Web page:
In contrast, Ocrevus specifically targets B cells, which are needed to produce the antibodies that fight the COVID virus. Numerous studies have now reported that Ocrevus will significantly impair a person’s ability to mount an antibody response to COVID infection (Kakara and colleagues. ECTRIMS 2021; abstract 129. Jaber and colleagues. ECTRIMS 2021; abstract P671. Weinstock-Guttman and colleagues. ECTRIMS 2021; abstract P630). That said, Ocrevus does not impair all immune responses to the COVID virus – which means that it is still worthwhile to get vaccinated (Kakara 2021). But some experts are now saying that a booster vaccine would be beneficial to top up a person’s immune response (Sormani M. ECTRIMS 2021; abstract 099).

Long-term data

Tysabri has seen a resurgence over the past year, likely because it does not significantly impair the immune response – an important advantage during a pandemic. Over the longer term, several new studies have reported that Tysabri continues to be highly effective. An analysis of the MS registry in Austria found that MS generally remained stable over an average 9-year treatment period; about 16% taking Tysabri experienced worsening disability and about 22% showed an improvement in their disability level (Guger and colleagues. ECTRIMS 2021; abstract P752). A Swedish study found that physical and mental symptoms of MS improved over an 11-year period with Tysabri (Ekstrom and colleagues. ECTRIMS 2021; abstract P738). In Ireland, the level of disability improved in one-third of people in the first three years of Tysabri treatment (McGuigan and colleagues. ECTRIMS 2021; abstract P261). The caveat, however, with long-term therapy is the cumulative risk of PML, so people are often switched off Tysabri after a couple of years.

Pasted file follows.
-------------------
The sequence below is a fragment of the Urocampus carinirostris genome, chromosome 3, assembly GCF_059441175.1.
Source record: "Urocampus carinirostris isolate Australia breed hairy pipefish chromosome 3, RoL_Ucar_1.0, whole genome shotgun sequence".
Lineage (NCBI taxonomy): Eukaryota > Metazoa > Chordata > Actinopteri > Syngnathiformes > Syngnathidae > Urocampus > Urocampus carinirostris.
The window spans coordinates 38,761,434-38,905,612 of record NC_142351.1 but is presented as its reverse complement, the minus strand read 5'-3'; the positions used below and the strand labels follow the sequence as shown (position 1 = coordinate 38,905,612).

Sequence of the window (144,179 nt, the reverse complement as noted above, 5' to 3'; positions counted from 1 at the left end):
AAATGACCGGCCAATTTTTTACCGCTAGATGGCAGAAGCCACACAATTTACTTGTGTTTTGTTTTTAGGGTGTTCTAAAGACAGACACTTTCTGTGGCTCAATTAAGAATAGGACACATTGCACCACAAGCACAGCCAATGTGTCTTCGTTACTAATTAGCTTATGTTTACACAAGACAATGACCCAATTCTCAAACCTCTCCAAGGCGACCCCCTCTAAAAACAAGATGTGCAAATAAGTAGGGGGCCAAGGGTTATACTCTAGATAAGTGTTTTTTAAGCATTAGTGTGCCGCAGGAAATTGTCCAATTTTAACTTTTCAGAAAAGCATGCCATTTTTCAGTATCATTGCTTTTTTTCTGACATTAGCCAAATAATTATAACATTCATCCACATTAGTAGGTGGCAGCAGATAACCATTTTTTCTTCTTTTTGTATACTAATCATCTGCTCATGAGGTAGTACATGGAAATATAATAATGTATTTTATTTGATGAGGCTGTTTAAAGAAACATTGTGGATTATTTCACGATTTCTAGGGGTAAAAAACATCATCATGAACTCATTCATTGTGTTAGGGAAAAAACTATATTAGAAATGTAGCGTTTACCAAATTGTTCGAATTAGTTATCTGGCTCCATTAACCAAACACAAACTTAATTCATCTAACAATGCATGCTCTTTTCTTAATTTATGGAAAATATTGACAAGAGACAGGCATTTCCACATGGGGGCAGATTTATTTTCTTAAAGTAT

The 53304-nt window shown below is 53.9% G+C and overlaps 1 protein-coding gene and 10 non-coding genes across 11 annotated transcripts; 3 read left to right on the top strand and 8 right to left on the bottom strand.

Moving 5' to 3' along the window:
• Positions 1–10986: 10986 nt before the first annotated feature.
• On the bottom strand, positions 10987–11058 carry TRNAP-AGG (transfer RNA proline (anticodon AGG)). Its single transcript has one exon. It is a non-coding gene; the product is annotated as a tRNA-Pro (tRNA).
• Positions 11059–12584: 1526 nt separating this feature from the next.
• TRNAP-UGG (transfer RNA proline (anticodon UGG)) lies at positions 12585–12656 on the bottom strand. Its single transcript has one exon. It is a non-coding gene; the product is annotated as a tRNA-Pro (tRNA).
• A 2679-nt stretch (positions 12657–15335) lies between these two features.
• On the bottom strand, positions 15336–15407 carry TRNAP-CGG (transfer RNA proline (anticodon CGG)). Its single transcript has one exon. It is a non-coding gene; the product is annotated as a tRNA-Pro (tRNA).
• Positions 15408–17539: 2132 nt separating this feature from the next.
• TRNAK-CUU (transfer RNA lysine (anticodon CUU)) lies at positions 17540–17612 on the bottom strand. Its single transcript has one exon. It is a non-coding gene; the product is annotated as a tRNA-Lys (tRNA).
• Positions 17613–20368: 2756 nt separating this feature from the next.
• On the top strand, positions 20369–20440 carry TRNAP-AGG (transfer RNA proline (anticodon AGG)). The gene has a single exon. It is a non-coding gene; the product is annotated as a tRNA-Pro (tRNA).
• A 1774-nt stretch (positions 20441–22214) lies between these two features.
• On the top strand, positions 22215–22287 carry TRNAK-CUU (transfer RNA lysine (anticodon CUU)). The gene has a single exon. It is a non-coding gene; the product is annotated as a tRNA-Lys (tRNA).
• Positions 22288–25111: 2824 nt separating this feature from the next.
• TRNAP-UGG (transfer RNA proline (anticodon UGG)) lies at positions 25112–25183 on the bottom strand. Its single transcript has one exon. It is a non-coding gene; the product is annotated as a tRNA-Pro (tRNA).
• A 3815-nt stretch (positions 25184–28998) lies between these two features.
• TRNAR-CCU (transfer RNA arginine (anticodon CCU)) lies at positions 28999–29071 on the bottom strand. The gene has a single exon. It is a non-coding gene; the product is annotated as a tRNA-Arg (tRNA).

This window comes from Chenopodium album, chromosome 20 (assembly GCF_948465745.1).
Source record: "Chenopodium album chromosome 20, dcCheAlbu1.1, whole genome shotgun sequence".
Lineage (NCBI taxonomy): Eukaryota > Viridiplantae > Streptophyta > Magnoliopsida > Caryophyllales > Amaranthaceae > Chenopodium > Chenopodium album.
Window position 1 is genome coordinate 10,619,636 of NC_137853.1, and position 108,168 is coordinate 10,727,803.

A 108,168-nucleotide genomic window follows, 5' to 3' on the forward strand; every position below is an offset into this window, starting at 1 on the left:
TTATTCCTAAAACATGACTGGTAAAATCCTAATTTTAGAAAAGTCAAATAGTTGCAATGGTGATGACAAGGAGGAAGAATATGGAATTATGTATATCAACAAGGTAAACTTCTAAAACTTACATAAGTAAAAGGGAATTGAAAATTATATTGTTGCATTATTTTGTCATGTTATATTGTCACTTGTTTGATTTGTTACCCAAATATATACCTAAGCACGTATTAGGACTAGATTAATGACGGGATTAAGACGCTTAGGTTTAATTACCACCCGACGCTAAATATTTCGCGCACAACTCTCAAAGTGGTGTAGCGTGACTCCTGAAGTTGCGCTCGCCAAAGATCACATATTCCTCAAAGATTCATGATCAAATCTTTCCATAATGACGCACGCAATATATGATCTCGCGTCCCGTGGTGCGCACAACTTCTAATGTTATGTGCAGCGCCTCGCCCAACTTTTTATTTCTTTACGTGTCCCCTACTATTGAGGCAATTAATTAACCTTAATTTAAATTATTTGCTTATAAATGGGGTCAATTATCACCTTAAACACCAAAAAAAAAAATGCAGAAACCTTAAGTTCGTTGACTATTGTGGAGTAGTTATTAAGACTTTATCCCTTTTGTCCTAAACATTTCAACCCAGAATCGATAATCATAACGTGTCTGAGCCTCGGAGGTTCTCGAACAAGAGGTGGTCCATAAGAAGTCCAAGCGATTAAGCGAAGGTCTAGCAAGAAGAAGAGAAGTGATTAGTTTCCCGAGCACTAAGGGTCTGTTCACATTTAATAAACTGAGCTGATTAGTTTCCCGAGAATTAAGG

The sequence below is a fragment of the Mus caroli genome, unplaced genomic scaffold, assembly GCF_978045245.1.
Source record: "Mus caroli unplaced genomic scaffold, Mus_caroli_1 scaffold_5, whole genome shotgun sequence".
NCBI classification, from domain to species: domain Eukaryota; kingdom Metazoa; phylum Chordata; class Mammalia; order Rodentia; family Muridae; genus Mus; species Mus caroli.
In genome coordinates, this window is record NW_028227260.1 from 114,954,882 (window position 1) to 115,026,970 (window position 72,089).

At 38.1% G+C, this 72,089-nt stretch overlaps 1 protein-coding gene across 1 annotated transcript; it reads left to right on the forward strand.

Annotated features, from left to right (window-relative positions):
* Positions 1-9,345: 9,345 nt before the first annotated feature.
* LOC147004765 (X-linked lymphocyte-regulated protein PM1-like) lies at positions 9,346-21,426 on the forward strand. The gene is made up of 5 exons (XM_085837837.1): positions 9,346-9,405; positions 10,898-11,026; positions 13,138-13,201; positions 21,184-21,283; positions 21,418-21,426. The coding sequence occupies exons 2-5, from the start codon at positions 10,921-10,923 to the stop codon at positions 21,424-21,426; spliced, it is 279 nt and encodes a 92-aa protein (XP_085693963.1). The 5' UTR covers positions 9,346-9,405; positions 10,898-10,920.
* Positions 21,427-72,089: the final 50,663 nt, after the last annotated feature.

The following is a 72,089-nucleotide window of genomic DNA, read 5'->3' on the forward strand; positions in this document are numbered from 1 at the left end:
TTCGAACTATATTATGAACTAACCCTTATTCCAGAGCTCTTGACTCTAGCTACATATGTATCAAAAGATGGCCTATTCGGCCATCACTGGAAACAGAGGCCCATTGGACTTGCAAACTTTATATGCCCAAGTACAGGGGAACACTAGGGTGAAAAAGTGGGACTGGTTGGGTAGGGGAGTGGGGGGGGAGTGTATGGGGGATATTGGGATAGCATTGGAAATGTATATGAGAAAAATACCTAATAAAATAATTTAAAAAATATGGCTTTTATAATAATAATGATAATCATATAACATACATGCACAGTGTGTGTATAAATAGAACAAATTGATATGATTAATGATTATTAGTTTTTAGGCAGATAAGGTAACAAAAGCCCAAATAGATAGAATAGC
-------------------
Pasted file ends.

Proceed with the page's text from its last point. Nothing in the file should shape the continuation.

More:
Long-term data are also available from the OPERA trial of ocrelizumab. After 7 years on treatment, relapses became increasingly uncommon. About 1 in 4 people on continuous Ocrevus experienced a worsening of their disability (compared to 6 months before); about 8-9% required a cane or other walking aid at the end of the observation period (Giovannoni and colleagues. ECTRIMS 2021; abstract P723).

Also noteworthy were the long-term outcomes of people enrolled in Lemtrada studies for over 10 years. In CARE-MS I, which looked at previously untreated people, about one-half received the standard two courses of treatment and no other medication; the other half of the group were re-dosed with Lemtrada or another medication (Coles and colleagues. ECTRIMS 2021; abstract P733). Disability levels were stable in about 75% of people over a 10-year period. A similar picture emerged in the long-term results of CARE-MS II, which enrolled people who had previously been on another medication. In this study of generally more severe MS, about 60% required additional treatment after the initial two-year course of Lemtrada therapy (Giovannoni and colleagues. ECTRIMS 2021; abstract P722). The level of disability remained stable in about 70% of people. Unfortunately, in both studies, about 40-50% developed thyroid problems. That issue, and the need for close monitoring for years after stopping treatment, have prompted many doctors to opt for Ocrevus instead, which has a better safety profile.